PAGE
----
A few minutes later, Laura notifies the kids that their pizza is arriving. Jamie opens the front door as a Domino’s drone hovers over their front yard. She pauses a moment as she knows it won’t lower itself and deliver the pizza if there is movement in the vicinity. Sensing it is safe the drone delivers the pizza onto the front porch and takes off just as mum’s Uber arrives. It has stopped raining fortunately, not that that would have deterred the pizza delivery drone, they could only not operate during electrical storms, this afternoons showers wouldn’t have bothered it.


‘Sorry I’m late today! Linda was away sick so I had to cover.’ says mum, hugging Jamie who carries the pizza and chocolate chip cookie dessert, which is both Bailey and her favourite, inside.


A moment later Dad walks in the door. Bailey is too immersed in his video game to notice. ‘Jervis, tell Bailey dinner is ready.’ said dad. Bailey had named his digital assistant ‘Jervis’ in tribute to his idol ‘Iron Man’. Moments later Bailey joins them at the table.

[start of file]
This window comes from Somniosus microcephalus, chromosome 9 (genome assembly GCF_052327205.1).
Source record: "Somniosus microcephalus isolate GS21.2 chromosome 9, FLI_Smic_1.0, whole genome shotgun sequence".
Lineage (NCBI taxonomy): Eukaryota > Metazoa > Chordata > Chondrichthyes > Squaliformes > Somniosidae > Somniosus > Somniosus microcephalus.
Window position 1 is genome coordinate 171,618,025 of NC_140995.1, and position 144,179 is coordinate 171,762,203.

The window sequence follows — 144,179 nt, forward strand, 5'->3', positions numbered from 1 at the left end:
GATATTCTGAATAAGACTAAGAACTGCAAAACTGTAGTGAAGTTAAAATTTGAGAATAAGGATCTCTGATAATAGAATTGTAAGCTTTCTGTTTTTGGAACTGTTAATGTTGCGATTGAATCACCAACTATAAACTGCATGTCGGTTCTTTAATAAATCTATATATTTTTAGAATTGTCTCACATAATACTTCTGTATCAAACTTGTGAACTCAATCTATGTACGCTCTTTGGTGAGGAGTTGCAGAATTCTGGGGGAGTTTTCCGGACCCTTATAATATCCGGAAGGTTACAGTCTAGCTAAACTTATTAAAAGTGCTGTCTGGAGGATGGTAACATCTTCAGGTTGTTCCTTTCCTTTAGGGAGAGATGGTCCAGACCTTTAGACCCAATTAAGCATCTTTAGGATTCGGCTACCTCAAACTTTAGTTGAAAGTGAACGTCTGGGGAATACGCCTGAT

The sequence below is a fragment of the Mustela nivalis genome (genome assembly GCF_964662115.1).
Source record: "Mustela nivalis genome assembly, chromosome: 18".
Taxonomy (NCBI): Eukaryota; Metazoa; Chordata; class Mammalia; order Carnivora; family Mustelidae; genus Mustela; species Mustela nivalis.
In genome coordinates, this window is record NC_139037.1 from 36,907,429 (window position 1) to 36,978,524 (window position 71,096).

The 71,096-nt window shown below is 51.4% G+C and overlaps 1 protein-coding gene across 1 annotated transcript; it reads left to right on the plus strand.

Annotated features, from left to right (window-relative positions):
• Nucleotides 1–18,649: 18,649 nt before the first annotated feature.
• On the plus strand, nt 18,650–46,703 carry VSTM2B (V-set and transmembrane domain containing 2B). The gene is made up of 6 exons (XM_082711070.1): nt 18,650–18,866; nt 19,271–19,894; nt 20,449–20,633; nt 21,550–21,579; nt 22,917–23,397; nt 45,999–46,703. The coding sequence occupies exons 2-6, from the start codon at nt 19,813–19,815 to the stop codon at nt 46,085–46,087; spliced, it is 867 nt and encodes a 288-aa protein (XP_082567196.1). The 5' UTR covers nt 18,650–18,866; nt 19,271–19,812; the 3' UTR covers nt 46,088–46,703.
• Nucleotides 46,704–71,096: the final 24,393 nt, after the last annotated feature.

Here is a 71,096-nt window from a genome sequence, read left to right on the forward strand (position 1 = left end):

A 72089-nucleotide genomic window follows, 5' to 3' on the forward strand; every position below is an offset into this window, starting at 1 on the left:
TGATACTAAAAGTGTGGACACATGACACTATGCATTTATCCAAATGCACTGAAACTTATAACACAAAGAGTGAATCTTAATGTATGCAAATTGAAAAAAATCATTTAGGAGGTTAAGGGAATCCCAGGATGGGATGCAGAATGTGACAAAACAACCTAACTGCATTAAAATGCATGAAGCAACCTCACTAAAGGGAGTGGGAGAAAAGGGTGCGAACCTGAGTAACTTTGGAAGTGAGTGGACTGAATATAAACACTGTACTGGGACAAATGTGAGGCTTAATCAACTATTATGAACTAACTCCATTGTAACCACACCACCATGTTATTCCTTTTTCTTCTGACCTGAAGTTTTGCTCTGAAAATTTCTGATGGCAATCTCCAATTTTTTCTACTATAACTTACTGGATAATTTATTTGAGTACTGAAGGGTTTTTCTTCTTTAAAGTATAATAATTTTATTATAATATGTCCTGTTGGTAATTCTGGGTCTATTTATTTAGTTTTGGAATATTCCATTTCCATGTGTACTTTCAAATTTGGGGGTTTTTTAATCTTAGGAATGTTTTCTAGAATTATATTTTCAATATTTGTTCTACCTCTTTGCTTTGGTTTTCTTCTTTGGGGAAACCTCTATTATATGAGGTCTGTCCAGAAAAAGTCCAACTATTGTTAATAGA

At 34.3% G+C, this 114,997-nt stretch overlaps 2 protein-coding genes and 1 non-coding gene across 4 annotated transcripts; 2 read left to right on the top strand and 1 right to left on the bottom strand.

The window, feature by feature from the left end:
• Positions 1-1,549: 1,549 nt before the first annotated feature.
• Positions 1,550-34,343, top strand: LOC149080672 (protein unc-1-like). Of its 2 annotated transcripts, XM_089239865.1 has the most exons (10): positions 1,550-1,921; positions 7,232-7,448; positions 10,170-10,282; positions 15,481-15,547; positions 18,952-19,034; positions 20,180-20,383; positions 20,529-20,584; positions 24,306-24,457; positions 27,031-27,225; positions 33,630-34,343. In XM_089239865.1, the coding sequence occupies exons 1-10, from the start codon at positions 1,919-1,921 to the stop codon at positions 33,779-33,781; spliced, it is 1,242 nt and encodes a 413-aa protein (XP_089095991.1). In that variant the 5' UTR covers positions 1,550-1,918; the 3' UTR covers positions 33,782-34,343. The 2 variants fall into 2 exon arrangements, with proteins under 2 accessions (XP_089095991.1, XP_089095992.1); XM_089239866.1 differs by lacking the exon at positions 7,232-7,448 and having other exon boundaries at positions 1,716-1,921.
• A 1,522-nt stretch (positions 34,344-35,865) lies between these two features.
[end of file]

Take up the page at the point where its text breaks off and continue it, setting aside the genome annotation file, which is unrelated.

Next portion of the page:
‘Congratulations on your history exam.’ dad says to Bailey.


‘Thanks dad.’ Bailey responds, his mouth already full of pizza.


‘Laura told me you got a part in the school play!’ says mum to Jamie.


‘Yes, I’m the doctor.’ Jamie proudly announces.


‘Well done, I can’t wait to see it!’ says mum, smiling at dad. who she knows she will have to drag practically kicking and screaming to the event. ‘Laura, pop that date in the family calendar as soon as it’s confirmed?’ she asks.


‘Sure thing Jen.’ Says Laura.


‘Oh and one more thing,’ says mum, ‘Please make sure you add it in to Peter’s work calendar so he doesn’t miss it.’


‘Will do!’ Says Laura cheerily.


‘Thanks a lot.’ Peter mouths silently to Jen, while Jamie is not looking of course.


‘Hey dad,’ Bailey asks. ‘I’m sixteen next month.’